If you're going to go the "desktop" computer route I'm a big fan of the Intel NUC series of computers. For about $500 I just recently bought one of these. It's quick, quiet, well made and quite durable.
There's a ton of options out there in set-top style computers and I've experimented with several. I felt I was doing more kissing of frogs than anything until I bit the bullet and went with the NUC. I have four of them in service between the boat and home and I'm very pleased with them. The oldest of them is about six years and still kicking.
I agree, I have a keyboard for my iPad but don't use it that much. I usually default to my desktops.
I just looked at Expedition software, looks interesting, I have been using Navionics on my iPad but looking at all sources for the boat. I just retired from the merchant marine, so I'm a bit spoiled when it comes to electronics, my last ship had the latest and greatest. Going it alone has been a shock; the price tags on some of the gear blows me away. I wanted to go with AIS "A", but the Furuno model I looked at was five grand.
NUC - Looks good. How do you get around the 19v requirement, a voltage converter? Do the engine starts bother it? Is there a fan? (I am a big fan, of fan-less, absolutely silent computers, at home and on the boat)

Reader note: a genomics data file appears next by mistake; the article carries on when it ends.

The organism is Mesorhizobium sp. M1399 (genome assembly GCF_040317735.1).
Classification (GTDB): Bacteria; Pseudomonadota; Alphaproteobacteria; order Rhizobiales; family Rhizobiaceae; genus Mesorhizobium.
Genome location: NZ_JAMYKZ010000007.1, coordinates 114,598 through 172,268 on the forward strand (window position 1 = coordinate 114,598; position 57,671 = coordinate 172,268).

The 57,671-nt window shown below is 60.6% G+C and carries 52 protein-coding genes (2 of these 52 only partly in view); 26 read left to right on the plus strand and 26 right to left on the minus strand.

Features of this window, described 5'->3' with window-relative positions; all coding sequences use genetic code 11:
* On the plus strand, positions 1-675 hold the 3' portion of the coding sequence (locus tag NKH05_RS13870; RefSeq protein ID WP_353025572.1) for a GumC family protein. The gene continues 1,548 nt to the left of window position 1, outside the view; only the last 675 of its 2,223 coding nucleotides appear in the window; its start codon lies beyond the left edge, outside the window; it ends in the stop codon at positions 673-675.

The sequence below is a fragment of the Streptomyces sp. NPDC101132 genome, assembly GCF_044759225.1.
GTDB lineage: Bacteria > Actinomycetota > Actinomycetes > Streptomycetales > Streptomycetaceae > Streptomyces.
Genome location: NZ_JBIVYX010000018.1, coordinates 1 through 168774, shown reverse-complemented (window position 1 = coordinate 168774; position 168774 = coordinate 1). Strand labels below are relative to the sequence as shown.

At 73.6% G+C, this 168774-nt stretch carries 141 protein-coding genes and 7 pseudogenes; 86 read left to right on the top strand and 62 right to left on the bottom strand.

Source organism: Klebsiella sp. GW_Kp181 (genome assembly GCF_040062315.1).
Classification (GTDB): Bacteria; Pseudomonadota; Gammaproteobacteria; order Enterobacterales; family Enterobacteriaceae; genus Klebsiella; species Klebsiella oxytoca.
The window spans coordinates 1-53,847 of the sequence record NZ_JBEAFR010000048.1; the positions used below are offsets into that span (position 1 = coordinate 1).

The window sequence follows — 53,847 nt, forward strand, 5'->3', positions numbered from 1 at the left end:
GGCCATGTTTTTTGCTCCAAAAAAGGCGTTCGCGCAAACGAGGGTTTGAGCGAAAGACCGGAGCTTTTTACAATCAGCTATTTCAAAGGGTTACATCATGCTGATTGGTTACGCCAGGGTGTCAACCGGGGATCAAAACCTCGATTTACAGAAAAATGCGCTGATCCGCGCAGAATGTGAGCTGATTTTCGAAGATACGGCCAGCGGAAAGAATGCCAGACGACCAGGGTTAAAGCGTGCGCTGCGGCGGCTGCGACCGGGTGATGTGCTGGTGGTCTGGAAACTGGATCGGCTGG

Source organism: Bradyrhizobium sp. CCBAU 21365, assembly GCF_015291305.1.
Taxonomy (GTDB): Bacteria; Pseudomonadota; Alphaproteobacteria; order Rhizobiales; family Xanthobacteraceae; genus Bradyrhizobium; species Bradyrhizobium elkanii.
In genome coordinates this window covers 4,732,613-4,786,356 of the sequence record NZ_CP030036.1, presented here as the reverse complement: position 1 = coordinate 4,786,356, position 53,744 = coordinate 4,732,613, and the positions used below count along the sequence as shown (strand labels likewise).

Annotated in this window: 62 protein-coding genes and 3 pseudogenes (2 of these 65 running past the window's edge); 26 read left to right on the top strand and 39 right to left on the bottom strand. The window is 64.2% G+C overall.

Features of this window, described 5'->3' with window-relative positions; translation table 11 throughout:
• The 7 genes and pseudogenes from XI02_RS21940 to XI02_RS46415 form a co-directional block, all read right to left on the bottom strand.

Navonics works well, even not attached to boat sensors. I have been using it on my smartphone to answer what-if questions ever since the version of Active Captain I loved got replaced. I believe via Signal K and possibly other methods, you can bring the information into your iPad. Perhaps, if you investigate it further, you may find a way to get Navonics or a competitor to wirelessly use your boat sensor data.
I have Expedition to help me in calibrating my instruments and doing weather routing underway. It talks to my B&G suite via a hardwired ethernet connection. I have not yet developed enough proficiency in it to accomplish these tasks. The North U on-line training was key to getting me to some proficiency and I highly recommend it.
Nobeltec recommends Intel NUCs for running the TimeZero PC navigation system I plan to set up on Gizmo, and the refurb NUC 7i5BNK Ben S linked to at Amazon looks like a great deal. In fact, I just purchased one, specs here:
It can supposedly run on 12 to 19 volts DC, but maybe it would be wise to use a DC-DC converter like this?
That sort of DC-DC converter is good.
Nuc is good. Fanless is better; sometimes fans suck in condensation when the boat is damp... Dried salt on everything keeps things damp. Put it up forward. We sell complete fanless systems and the time zero and olex software options at navroc.com which is helpful for those who are not big into computer tinkering. If you have nmea2000 equipment, connect with a actisense usb adaptor. Otherwise ethernet and/or nmea0183.
If your laptop is perfectly dry location it might be OK, like on a big ship bridge. Small boats, one drop of water in the wrong spot on a laptop keyboard and it might be done for.
A well-know offshore navigator suggested refurbished Dell "rugged" laptops. Some come from police departments that upgraded with Homeland Security funding when the old warranty expired. Taxpayer burden can be your gain.
A quick search turned up several sources - for instance the Latitude E6420 XFR is IP-65 certified and available for $500 - $800 depending on options.
I personally use a five-year-old MacBook Pro. He laughs at me since I can't run Expedition.